But it all changed when I had my two gorgeous sons. With our first, Ernie, I had to go back to work. We’d just bought a house in St Albans and we couldn’t afford for me to give up. I went back to work 4 days a week and remember crying in the kitchen as my 3 month old was in nursery or with grandparents – I wanted it to be me there for him.

 

When our second, Frankie, was born, more demand was put on me and at one point in our lives, we had a childminder picking them up from school as I was doing long hours.

 

It was my mum that said to me “you won’t ever get this time back with the kids” that it really hit home.

 

I’d started a dance class with fabulous dance teachers leading them  – dance routines to pop music, for women aged 18+ – learning dance routines from the 80s, 90s and 00s – I wanted to get active and shed a bit of baby weight and just have an hour of “me” time away from work and the demands of the kids.

 

I was getting more emails about Popdance than I was for my marketing job and I thought that this wasn’t fair on my employer. So, decided to go for it. We couldn’t afford it and we cut out household income massively – but it was my hubby who said I should go for it and that this could be something amazing!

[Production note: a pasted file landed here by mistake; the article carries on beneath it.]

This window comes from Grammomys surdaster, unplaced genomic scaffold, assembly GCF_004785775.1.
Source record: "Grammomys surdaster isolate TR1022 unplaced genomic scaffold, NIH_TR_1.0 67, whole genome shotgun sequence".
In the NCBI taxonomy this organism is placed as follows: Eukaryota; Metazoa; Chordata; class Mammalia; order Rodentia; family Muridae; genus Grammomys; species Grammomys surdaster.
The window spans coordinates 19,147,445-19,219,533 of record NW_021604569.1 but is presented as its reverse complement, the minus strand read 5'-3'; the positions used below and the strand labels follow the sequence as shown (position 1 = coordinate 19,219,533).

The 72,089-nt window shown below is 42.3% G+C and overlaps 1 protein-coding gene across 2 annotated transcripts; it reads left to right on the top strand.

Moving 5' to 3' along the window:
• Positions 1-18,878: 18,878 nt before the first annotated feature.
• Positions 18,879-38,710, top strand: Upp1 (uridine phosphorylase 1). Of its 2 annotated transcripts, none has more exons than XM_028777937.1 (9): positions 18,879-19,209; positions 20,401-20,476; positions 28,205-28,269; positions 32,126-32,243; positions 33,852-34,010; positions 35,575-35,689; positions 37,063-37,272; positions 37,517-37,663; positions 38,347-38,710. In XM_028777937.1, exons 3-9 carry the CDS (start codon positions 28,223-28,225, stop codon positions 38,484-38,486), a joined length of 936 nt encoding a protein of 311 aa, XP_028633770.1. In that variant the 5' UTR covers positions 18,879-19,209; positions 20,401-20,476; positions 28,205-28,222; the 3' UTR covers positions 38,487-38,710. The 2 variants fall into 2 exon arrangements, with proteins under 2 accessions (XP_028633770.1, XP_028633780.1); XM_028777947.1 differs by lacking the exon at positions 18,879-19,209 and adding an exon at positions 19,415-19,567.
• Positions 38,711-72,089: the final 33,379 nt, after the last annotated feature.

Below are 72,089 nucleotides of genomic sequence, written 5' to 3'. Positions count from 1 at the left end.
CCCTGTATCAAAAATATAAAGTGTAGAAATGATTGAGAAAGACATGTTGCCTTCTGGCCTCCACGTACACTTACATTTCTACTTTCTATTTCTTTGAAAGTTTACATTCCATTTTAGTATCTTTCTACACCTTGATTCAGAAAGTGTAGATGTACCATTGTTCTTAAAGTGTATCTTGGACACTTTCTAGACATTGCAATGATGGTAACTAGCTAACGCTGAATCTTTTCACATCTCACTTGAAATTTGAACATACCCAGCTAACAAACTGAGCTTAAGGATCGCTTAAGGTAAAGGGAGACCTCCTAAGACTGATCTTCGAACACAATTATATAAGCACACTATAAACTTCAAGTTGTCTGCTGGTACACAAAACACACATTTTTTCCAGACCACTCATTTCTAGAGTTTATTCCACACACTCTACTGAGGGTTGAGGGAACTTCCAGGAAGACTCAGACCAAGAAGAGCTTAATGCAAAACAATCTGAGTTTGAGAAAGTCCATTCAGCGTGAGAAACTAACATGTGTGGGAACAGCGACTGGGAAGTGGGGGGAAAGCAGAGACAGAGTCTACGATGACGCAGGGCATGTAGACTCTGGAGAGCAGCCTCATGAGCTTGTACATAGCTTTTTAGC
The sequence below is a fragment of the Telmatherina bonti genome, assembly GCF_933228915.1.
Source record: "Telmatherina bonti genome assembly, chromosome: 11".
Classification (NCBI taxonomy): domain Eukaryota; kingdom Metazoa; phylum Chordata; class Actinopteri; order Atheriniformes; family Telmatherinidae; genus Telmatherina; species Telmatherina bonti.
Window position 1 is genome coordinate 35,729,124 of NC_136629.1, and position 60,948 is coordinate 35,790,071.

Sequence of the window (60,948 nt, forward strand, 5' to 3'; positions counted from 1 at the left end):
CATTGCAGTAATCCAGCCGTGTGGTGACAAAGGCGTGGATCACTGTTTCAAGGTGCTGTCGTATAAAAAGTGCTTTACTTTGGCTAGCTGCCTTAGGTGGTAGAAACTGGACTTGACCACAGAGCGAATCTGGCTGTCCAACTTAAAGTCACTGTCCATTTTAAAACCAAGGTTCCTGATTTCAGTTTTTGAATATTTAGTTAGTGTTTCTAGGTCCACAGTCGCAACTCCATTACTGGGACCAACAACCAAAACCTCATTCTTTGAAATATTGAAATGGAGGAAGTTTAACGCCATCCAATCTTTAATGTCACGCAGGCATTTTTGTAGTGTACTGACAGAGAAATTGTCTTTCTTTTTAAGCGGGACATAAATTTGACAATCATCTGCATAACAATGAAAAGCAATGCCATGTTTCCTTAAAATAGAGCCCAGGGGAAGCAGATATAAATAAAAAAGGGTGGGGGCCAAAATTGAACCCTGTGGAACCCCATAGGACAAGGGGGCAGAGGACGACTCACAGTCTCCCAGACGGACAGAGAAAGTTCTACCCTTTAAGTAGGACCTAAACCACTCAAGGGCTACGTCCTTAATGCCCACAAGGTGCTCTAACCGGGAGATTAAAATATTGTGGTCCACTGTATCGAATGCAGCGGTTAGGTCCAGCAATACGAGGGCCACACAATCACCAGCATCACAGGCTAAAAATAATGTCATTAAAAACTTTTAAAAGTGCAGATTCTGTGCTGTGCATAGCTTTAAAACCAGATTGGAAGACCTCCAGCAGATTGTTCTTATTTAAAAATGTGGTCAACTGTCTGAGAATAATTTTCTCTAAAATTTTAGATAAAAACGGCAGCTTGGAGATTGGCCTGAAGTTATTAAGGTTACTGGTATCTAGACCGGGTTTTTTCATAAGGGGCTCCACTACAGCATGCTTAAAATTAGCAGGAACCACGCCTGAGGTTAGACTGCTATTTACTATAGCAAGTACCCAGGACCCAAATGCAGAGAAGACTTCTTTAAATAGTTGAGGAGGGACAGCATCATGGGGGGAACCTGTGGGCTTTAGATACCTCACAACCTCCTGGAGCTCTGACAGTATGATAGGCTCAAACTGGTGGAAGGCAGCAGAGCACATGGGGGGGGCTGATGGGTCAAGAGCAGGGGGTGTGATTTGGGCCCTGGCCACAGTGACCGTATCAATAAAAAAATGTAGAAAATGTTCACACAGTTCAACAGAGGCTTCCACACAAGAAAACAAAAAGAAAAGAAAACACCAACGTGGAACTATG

It was a massive decision, and one that financially on paper we would not have taken, but it’s given me an amazing life – being able to be there for the kids, and for our parents – to go sledging with the kids when it snows and catch up with work in the evening – to head to the pool when it’s sunny and work there – to be able to work from anywhere in the world and be with the ones I love is incredible!

 

But it didn’t just stop there!